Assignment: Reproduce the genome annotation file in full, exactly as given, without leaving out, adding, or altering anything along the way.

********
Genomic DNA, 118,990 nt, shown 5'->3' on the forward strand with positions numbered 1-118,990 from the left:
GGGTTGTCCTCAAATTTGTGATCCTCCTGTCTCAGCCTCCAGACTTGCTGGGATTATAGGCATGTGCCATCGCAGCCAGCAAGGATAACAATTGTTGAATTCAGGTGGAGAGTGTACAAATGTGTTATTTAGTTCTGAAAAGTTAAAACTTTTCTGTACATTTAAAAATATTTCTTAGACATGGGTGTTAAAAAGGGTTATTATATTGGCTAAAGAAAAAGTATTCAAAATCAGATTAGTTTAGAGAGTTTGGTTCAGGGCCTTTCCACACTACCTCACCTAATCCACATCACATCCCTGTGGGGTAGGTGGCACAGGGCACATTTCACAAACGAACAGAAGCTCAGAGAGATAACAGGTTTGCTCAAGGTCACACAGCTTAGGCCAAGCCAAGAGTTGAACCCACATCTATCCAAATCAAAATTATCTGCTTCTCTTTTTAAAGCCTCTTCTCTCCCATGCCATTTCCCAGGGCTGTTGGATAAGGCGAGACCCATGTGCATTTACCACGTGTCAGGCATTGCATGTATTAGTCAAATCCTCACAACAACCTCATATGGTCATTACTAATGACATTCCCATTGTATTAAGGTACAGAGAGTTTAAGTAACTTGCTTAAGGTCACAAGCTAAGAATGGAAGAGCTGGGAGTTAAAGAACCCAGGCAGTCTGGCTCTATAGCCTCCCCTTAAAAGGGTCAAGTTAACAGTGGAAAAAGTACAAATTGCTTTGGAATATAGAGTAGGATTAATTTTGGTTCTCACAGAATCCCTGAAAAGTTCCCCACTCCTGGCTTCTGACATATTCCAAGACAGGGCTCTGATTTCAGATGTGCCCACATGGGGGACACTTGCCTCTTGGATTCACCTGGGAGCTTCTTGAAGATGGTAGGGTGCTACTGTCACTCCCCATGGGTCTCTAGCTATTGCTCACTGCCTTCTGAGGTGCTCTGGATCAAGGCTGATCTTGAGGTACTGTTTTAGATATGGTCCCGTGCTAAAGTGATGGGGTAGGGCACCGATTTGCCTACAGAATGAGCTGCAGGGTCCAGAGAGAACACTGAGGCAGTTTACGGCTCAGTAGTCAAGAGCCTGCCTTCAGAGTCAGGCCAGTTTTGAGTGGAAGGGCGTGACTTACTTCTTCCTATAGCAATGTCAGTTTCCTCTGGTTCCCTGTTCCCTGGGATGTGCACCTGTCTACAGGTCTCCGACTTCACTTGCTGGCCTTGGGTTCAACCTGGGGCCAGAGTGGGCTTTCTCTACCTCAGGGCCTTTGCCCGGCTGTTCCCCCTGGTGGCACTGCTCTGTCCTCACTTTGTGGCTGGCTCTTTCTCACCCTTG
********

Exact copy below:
Genomic DNA, 118,990 nt, shown 5'->3' on the forward strand with positions numbered 1-118,990 from the left:
GGGTTGTCCTCAAATTTGTGATCCTCCTGTCTCAGCCTCCAGACTTGCTGGGATTATAGGCATGTGCCATCGCAGCCAGCAAGGATAACAATTGTTGAATTCAGGTGGAGAGTGTACAAATGTGTTATTTAGTTCTGAAAAGTTAAAACTTTTCTGTACATTTAAAAATATTTCTTAGACATGGGTGTTAAAAAGGGTTATTATATTGGCTAAAGAAAAAGTATTCAAAATCAGATTAGTTTAGAGAGTTTGGTTCAGGGCCTTTCCACACTACCTCACCTAATCCACATCACATCCCTGTGGGGTAGGTGGCACAGGGCACATTTCACAAACGAACAGAAGCTCAGAGAGATAACAGGTTTGCTCAAGGTCACACAGCTTAGGCCAAGCCAAGAGTTGAACCCACATCTATCCAAATCAAAATTATCTGCTTCTCTTTTTAAAGCCTCTTCTCTCCCATGCCATTTCCCAGGGCTGTTGGATAAGGCGAGACCCATGTGCATTTACCACGTGTCAGGCATTGCATGTATTAGTCAAATCCTCACAACAACCTCATATGGTCATTACTAATGACATTCCCATTGTATTAAGGTACAGAGAGTTTAAGTAACTTGCTTAAGGTCACAAGCTAAGAATGGAAGAGCTGGGAGTTAAAGAACCCAGGCAGTCTGGCTCTATAGCCTCCCCTTAAAAGGGTCAAGTTAACAGTGGAAAAAGTACAAATTGCTTTGGAATATAGAGTAGGATTAATTTTGGTTCTCACAGAATCCCTGAAAAGTTCCCCACTCCTGGCTTCTGACATATTCCAAGACAGGGCTCTGATTTCAGATGTGCCCACATGGGGGACACTTGCCTCTTGGATTCACCTGGGAGCTTCTTGAAGATGGTAGGGTGCTACTGTCACTCCCCATGGGTCTCTAGCTATTGCTCACTGCCTTCTGAGGTGCTCTGGATCAAGGCTGATCTTGAGGTACTGTTTTAGATATGGTCCCGTGCTAAAGTGATGGGGTAGGGCACCGATTTGCCTACAGAATGAGCTGCAGGGTCCAGAGAGAACACTGAGGCAGTTTACGGCTCAGTAGTCAAGAGCCTGCCTTCAGAGTCAGGCCAGTTTTGAGTGGAAGGGCGTGACTTACTTCTTCCTATAGCAATGTCAGTTTCCTCTGGTTCCCTGTTCCCTGGGATGTGCACCTGTCTACAGGTCTCCGACTTCACTTGCTGGCCTTGGGTTCAACCTGGGGCCAGAGTGGGCTTTCTCTACCTCAGGGCCTTTGCCCGGCTGTTCCCCCTGGTGGCACTGCTCTGTCCTCACTTTGTGGCTGGCTCTTTCTCACCCTTG